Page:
“Congolese are interested in understanding what is going on, but we lack the means to provide deep analysis like the IWPR. It is dangerous for journalists here, so we provide more factual articles,” said the journalist.
International observers also praised the thoroughness of the articles.
“This information [they contain] is extraordinarily helpful in providing a comprehensive knowledge and understanding about the serious crimes being committed,” said Susanne Achilles, the second secretary of legal and social services at the German embassy in The Hague.
She added that she was especially struck by Eichstaedt’s piece on the widespread sexual violence committed by armed militias.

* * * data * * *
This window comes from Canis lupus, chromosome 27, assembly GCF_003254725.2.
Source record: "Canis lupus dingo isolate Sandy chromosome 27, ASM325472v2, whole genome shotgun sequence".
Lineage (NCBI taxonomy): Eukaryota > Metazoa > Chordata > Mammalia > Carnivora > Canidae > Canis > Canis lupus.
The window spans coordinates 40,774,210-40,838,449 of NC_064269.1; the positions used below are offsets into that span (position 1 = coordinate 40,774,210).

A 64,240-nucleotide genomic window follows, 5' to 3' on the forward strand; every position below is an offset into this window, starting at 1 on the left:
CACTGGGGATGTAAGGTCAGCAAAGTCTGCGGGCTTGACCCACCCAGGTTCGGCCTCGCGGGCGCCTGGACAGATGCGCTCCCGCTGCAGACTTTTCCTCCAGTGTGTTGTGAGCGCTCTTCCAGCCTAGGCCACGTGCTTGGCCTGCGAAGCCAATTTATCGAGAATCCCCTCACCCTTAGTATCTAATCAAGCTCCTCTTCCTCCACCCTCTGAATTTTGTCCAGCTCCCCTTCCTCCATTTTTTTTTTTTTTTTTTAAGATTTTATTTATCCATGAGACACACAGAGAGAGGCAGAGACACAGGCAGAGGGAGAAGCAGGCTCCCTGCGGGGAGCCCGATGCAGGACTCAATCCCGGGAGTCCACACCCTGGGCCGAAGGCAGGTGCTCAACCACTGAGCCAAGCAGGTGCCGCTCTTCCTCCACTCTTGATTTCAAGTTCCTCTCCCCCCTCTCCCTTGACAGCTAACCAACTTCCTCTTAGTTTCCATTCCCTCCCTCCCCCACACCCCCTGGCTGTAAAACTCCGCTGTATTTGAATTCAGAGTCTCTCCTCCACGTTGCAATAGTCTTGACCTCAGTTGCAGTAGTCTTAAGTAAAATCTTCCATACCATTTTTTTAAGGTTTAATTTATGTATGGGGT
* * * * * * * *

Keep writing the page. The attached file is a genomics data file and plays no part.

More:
“[The article provided] detailed information that helped [the reader] to understand the mechanism of abuse and violence in DRC, and the links between the main perpetrators,” said Achilles.
Evelyn Kiapi, a Ugandan journalist currently based in the UK, said that Glassborow’s piece touched on issues that affect women not only in the DRC, but also in Uganda and the rest of Africa.
“The article raised a lot of issues about justice for women and gender-based crimes,” she said.
She added that thousands of women in northern Uganda have been raped by members of the rebel group the Lord’s Resistance Army, LRA. Few – if any – have received justice for those crimes, she said.
“I think in Africa, laws do not favour women,” said Kiapi.
Because of this, she added, it is especially important for the ICC to focus on sexual violence during their investigations.
Rachel Irwin, an IWPR intern in The Hague, contributed to this report.